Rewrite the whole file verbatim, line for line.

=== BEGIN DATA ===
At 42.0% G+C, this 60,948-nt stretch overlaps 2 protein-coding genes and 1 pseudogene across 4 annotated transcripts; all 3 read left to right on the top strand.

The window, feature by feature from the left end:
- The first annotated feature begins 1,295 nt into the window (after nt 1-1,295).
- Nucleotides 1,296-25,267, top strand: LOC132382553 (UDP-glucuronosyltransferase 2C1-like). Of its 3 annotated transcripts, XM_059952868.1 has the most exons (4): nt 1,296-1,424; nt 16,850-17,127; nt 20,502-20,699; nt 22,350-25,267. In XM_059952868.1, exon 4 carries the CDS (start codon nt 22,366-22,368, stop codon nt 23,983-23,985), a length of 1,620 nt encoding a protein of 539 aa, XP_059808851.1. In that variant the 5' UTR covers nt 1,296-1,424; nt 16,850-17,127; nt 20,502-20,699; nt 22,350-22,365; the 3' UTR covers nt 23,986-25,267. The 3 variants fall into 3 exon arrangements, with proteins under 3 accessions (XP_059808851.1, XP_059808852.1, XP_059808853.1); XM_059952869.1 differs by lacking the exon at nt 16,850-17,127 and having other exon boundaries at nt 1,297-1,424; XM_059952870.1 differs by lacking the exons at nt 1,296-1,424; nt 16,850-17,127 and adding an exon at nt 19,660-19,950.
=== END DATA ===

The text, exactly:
At 42.0% G+C, this 60,948-nt stretch overlaps 2 protein-coding genes and 1 pseudogene across 4 annotated transcripts; all 3 read left to right on the top strand.

The window, feature by feature from the left end:
- The first annotated feature begins 1,295 nt into the window (after nt 1-1,295).
- Nucleotides 1,296-25,267, top strand: LOC132382553 (UDP-glucuronosyltransferase 2C1-like). Of its 3 annotated transcripts, XM_059952868.1 has the most exons (4): nt 1,296-1,424; nt 16,850-17,127; nt 20,502-20,699; nt 22,350-25,267. In XM_059952868.1, exon 4 carries the CDS (start codon nt 22,366-22,368, stop codon nt 23,983-23,985), a length of 1,620 nt encoding a protein of 539 aa, XP_059808851.1. In that variant the 5' UTR covers nt 1,296-1,424; nt 16,850-17,127; nt 20,502-20,699; nt 22,350-22,365; the 3' UTR covers nt 23,986-25,267. The 3 variants fall into 3 exon arrangements, with proteins under 3 accessions (XP_059808851.1, XP_059808852.1, XP_059808853.1); XM_059952869.1 differs by lacking the exon at nt 16,850-17,127 and having other exon boundaries at nt 1,297-1,424; XM_059952870.1 differs by lacking the exons at nt 1,296-1,424; nt 16,850-17,127 and adding an exon at nt 19,660-19,950.